Undertones Of A Potential India-Pakistan Water War

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By Renuka Paul and M Matheswaran 
Last week saw India-Pakistan tensions touch a crescendo as India, for the first time, executed a punitive strike into Pakistan. While Pakistan’s retaliatory strike was thwarted by IAF’s air defence mechanism it also resulted in a MiG 21 aircraft being shot down and the Indian pilot taken as prisoner. While international pressure forced Pakistan to release him within 48 hours, it also led to quick de-escalation. In the bargain, India’s pressure on Pakistan became diluted significantly. The genesis of this spike in tensions between the two nuclear powered neighbours, relates to the event of February 14th, 2019 when Pakistan based Jaish-e-Mohammad launched a terror attack in Pulwama, Jammu and Kashmir that killed over 40 Indian paramilitary personnel.


Blaming Pakistan for the incident, New Delhi has revoked the ‘Most Favoured Nation’ status granted to Islamabad, imposed 200 percent duty on imports from Pakistan and vowed to end the flow of unutilized water from India’s shareflowing to Pakistan. On February 26th, India carried out “non-military, pre-emptive” airstrikes to destroy terrorist camps in Balakot, Pakistan. The tough and unprecedented (since 1971) retaliatory measure of crossing Pakistan’s airspace makes sense given the political pressure due to the upcoming elections and the media fuelled public sentiments. This changed discourse proves that Pakistan’s approach of employing Islamic proxies to cause destructions and using nuclear weapons as a safeguard to deter Indian response does not hold true any longer. Moreover, the international community including China and Saudi Arabia, usual Pakistan allies, has condemned the terror activities.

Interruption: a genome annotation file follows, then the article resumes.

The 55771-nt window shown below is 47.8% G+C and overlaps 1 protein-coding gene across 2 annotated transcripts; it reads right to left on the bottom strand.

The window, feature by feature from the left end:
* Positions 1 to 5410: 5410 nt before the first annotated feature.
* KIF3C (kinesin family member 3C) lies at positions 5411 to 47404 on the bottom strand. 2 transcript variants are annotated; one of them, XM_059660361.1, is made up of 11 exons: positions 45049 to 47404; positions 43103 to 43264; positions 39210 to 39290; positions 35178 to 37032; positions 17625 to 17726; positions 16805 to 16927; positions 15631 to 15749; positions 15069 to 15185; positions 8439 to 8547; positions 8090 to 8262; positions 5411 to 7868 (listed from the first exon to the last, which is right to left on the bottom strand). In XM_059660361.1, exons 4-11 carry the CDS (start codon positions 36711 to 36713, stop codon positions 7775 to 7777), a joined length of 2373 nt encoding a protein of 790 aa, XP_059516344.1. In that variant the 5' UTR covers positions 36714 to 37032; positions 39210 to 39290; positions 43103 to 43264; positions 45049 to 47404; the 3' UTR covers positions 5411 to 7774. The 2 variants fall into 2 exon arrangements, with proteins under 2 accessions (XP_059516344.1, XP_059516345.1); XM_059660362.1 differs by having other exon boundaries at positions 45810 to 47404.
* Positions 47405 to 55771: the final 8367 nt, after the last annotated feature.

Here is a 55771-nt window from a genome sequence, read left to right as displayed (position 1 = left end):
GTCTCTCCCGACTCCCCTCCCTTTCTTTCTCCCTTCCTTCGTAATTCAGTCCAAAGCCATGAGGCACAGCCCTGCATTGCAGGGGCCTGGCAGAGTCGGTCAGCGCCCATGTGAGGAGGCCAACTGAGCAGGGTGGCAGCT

Some argue that the strongest threat India has made since the Pulwama incident is the decision to alter the course of water flowing into Pakistan towards Punjab and Kashmir instead. The recent claim, however, seems irrelevant as it is in fact a two-year-old announcement that the excess of Indian waters that flow into Pakistan will be used for hydroelectric projects. But what this has sparked is a boost to those advocating abrogation of the Indus Water Treaty (IWT) and has highlighted a potential water conflict in the subcontinent.

Post partition, in 1948, Pakistan argued that it needs Kashmir partly for its water security as it is nearly 65-percent dependent on the Indus river system. Following escalated issues, India partially cut off water supply to Pakistan by shutting off water from Ferozepur Headworks to Dipalpur Canal, portions of Lahore and main branches of the Upper Bari Doab Canal. To de-escalate the situation and to prevent further water crisis, the World Bank, after years of negotiations, brokered the IWT in 1960. According to this deal, India is allocated the eastern rivers- Ravi, Beas and Sutlej- while Pakistan has the western rivers- Indus, Chenab and Jhelum- and it mandates a bilateral meet twice a year to share data regarding flow, flooding etc. However, over the years the undertones of looming water dispute is evident. Being the upper riparian state, India has a clear advantage that sustains Pakistan’s insecurities. For instance, it has built multiple dams and barrages over river Jhelum. While 1.50 MAF water is allowed to India from Jhelum under IWT, constant disputes exist regarding the amount of water diverted (stop the flow or flood).